Simply put, I am a hot sauce slut. I put it on everything, from scrambled eggs to deli sandwiches to a brief flirtation with sriracha on sliced peaches (the hus-b is still horrified). The guys at Marina Deli (one of my favorite San Francisco haunts even though they perpetually mess up my order) interpreted my affinity for hot sauce as a challenge, culminating in one particular vegetarian sandwich so drenched in electric green El Yucateco sauce that tears streamed down my face within a matter of bites (I admitted defeat and they’ve respected me ever since).
But as any hot sauce connoisseur well knows, there is no such thing as an all-purpose sauce (the inexplicable frat boy devotion to Tapatio notwithstanding). Indeed, there is an ideal hot sauce for nearly every dish, and believe me, I’ve pretty much tried them all. Here’s P&V’s list of our favorite purveyors and uses of liquid fire:
Crystal Hot Sauce. A tried and true Louisiana-style classic made from fresh cayenne peppers, Crystal Hot Sauce has a mellow heat and distinctive vinegar-y kick (I like to think of it as Tabasco’s spunky country cousin).
Our favorite uses? Breakfast *anything* (insane on a fried egg and bacon breakfast sandwich) and fried dishes like fish tacos or old fashioned buttermilk fried chicken.
Harissa. A spicy condiment of North-African origin, Harissa can vary vastly depending on the recipe, with some incorporating coriander and garlic but the key ingredients always remaining chiles and olive oil. The consistency can also vary, with some blended into a smooth sauce and packaged in a toothpaste-like tube (such as La Cabanon) and others sold as a chunky paste (arguably the more authentic preparation).
Our favorite uses? Stirred into Greek-style yogurt for a cooling condiment on tajine dishes, blended into ketchup (“harissa-spiked ketchup” sounds so much more dignified as part of your game day buffet), and whisked with olive oil and fresh lemon juice for a brilliantly simple chicken marinade.
Cholula Hot Sauce. It would be impossible to talk about hot sauce without entering the heated Tapatio vs. Cholula fray. Both are taquerîa staples and have their ardently devoted (the polite way to call someone insane) fans. Our two cents? Cholula is fresher tasting and has flavor as well as heat, whereas Tapatio just goes for the jugular with spice and little finesse.
Our favorite uses? Burritos (duh) and pretty much any Mexican dish are improved by a healthy dose of Cholula. Totally acceptable on a breakfast sandwich when you don’t have any Crystal or sriracha on hand.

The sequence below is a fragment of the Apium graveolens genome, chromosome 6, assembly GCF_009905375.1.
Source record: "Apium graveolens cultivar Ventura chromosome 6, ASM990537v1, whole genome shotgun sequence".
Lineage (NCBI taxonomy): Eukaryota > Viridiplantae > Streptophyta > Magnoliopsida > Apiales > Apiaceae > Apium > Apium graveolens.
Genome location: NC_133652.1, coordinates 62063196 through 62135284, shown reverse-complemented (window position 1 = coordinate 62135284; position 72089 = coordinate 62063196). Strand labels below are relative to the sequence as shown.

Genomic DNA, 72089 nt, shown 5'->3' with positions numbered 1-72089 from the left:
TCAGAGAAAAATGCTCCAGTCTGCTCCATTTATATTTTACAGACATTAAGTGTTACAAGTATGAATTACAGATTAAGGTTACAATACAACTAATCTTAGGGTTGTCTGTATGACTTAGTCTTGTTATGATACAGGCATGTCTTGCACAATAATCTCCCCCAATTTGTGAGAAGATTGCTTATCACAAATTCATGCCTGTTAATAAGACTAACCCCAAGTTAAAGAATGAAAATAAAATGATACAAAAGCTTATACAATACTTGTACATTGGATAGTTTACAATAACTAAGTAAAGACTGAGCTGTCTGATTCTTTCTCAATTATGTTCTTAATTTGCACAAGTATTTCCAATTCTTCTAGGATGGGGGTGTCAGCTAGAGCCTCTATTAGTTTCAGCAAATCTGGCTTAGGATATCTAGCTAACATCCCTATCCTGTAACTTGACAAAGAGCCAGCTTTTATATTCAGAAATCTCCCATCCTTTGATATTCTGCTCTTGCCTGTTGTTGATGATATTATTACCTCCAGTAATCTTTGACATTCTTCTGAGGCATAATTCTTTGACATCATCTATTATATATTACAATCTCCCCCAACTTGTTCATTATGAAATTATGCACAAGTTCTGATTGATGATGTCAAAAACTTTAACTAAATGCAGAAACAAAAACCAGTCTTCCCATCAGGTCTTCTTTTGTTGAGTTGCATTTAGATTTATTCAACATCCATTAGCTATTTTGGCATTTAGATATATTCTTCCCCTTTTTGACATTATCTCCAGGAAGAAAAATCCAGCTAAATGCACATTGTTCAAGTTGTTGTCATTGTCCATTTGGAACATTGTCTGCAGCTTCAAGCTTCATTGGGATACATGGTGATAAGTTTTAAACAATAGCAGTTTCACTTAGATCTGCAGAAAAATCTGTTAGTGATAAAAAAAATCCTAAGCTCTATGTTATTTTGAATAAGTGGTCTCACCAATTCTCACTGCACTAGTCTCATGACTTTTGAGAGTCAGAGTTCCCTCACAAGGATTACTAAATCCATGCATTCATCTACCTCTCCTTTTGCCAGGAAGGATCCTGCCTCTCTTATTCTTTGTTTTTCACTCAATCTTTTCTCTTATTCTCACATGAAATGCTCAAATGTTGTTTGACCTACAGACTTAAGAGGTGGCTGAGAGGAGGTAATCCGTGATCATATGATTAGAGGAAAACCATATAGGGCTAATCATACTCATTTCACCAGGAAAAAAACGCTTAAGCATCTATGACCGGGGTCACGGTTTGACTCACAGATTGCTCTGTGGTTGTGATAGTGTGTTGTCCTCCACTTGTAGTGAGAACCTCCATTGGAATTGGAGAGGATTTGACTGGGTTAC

Sriracha. While sriracha began as a traditional Thai condiment, the American-made chile paste of the same name is an electric red, intensely spicy sauce that has catapulted to popularity in recent years (even being named one of the “ingredients of the year” by Bon Appétit in 2010). Sriracha is a darling of chefs across the culinary spectrum, being a fixture on the tables of tiny Vietnamese phở joints as well as a favored condiment of James Beard-recognized chefs like Jean Gorges Vongerichten and Daniel Patterson.
Our favorite uses? Stirred into soups (including the aforementioned phở, which just isn’t as delicious if it’s not bright red), and drizzled atop just about any kind of takeout, from Thai fried rice to grilled chicken and potatoes from Il Pollaio (one of the hus-b’s and my favorite weeknight go-to’s). I also can’t wait to try it in a homemade bloody mary once the little lady makes her exit!
Baron’s West Indian Hot Sauce. The hus-b and I discovered Baron’s spectacular West Indian Hot Sauce on our honeymoon in St Lucia. Upon requesting hot sauce to accompany our breakfast (per usual), we were brought a minuscule dish of tangerine-colored sauce and were soberly warned that it was very, very spicy (clearly unaware of our penchant for challenges). It was pretty much love at first taste, and we ended up requesting the scotch bonnet, vinegar and mustard seed-based sauce at nearly every meal (and the same warning was repeated. Every. Single. Time.)
Our favorite uses? Hands-down, the most insane burger condiment we’ve ever tasted. Our resort served it atop steak burgers on fresh grilled buns (seriously, a bowl of dough sat next to the beach side grill), which we found especially brilliant when paired with a banana daiquiri to put out the three-alarm fire (and yes, we can’t hear “banana daiquiri” without thinking of poor Fredo in The Godfather: Part II either).
Melindas Scotch Bonnet Habanero Pepper Hot Sauce. This is some of the spiciest hot sauce on the market, which is reason enough to adore it, but it is also the closest the hus-b and I have come to a domestic version of the Baron’s sauce we fell in love with in St. Lucia. Now that we have the good stuff readily available and free of any emphatic warning messages, we’ve experimented with it on, oh, just about everything.
Our favorite uses? Drizzled on eggs — an absolute home run on a soft scramble — as well as added to deli sandwiches and as a condiment to anything grilled — burgers, chicken, fish — where the slight sweetness pairs beautifully with the smokiness imparted by the grill.